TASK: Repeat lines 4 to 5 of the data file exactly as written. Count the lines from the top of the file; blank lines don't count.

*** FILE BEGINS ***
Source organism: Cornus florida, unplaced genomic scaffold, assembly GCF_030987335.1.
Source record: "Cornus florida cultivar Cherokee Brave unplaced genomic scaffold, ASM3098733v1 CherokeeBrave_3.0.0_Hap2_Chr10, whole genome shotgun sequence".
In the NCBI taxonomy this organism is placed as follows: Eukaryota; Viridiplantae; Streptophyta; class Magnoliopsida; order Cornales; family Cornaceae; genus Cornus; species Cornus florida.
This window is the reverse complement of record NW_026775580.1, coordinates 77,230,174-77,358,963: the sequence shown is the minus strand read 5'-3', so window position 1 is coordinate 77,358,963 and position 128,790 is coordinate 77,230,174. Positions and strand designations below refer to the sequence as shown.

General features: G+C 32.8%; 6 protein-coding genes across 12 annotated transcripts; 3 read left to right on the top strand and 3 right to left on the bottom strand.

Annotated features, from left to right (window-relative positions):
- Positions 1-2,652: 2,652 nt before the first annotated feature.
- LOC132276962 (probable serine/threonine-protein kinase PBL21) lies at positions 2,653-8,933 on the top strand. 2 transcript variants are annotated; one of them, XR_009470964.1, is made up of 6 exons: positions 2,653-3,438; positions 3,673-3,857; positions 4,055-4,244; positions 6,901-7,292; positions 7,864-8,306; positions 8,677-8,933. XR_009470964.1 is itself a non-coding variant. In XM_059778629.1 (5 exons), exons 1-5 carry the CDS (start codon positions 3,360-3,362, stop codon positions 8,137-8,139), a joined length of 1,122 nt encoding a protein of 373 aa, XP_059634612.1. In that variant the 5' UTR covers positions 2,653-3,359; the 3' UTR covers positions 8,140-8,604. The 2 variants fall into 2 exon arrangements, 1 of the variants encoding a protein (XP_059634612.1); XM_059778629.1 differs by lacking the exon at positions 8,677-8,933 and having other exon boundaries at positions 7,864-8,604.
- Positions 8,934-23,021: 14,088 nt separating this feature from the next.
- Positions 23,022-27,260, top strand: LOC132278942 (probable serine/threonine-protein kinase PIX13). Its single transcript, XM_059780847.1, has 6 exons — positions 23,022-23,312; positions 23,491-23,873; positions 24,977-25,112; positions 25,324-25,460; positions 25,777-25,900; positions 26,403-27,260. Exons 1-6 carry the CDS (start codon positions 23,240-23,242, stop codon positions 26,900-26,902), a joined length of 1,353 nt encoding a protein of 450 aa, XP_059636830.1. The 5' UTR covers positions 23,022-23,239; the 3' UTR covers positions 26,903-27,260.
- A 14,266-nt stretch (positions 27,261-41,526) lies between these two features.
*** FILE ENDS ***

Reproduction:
This window is the reverse complement of record NW_026775580.1, coordinates 77,230,174-77,358,963: the sequence shown is the minus strand read 5'-3', so window position 1 is coordinate 77,358,963 and position 128,790 is coordinate 77,230,174. Positions and strand designations below refer to the sequence as shown.

General features: G+C 32.8%; 6 protein-coding genes across 12 annotated transcripts; 3 read left to right on the top strand and 3 right to left on the bottom strand.